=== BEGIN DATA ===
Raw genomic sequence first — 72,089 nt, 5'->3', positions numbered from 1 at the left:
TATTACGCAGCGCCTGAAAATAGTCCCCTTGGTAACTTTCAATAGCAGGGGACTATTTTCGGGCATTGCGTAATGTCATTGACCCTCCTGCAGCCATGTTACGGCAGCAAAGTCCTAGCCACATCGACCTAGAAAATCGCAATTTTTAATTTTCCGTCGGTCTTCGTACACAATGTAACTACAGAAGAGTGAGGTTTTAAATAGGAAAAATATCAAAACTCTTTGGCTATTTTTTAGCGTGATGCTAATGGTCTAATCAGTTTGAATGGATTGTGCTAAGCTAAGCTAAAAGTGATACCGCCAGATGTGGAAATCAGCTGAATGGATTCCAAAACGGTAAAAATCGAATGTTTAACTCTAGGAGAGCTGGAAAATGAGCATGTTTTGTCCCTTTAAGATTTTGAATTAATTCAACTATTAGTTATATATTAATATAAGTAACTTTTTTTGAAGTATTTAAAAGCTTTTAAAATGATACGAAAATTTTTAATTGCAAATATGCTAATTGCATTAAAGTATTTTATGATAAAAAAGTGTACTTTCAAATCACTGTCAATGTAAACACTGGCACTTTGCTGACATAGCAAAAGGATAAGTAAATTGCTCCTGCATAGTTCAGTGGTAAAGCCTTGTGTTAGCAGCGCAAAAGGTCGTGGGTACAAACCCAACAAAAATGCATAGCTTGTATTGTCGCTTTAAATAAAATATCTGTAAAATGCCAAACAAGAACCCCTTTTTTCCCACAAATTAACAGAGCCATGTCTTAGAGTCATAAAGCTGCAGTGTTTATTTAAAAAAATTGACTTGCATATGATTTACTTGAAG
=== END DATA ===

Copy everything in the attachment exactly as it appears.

Raw genomic sequence first — 72,089 nt, 5'->3', positions numbered from 1 at the left:
TATTACGCAGCGCCTGAAAATAGTCCCCTTGGTAACTTTCAATAGCAGGGGACTATTTTCGGGCATTGCGTAATGTCATTGACCCTCCTGCAGCCATGTTACGGCAGCAAAGTCCTAGCCACATCGACCTAGAAAATCGCAATTTTTAATTTTCCGTCGGTCTTCGTACACAATGTAACTACAGAAGAGTGAGGTTTTAAATAGGAAAAATATCAAAACTCTTTGGCTATTTTTTAGCGTGATGCTAATGGTCTAATCAGTTTGAATGGATTGTGCTAAGCTAAGCTAAAAGTGATACCGCCAGATGTGGAAATCAGCTGAATGGATTCCAAAACGGTAAAAATCGAATGTTTAACTCTAGGAGAGCTGGAAAATGAGCATGTTTTGTCCCTTTAAGATTTTGAATTAATTCAACTATTAGTTATATATTAATATAAGTAACTTTTTTTGAAGTATTTAAAAGCTTTTAAAATGATACGAAAATTTTTAATTGCAAATATGCTAATTGCATTAAAGTATTTTATGATAAAAAAGTGTACTTTCAAATCACTGTCAATGTAAACACTGGCACTTTGCTGACATAGCAAAAGGATAAGTAAATTGCTCCTGCATAGTTCAGTGGTAAAGCCTTGTGTTAGCAGCGCAAAAGGTCGTGGGTACAAACCCAACAAAAATGCATAGCTTGTATTGTCGCTTTAAATAAAATATCTGTAAAATGCCAAACAAGAACCCCTTTTTTCCCACAAATTAACAGAGCCATGTCTTAGAGTCATAAAGCTGCAGTGTTTATTTAAAAAAATTGACTTGCATATGATTTACTTGAAG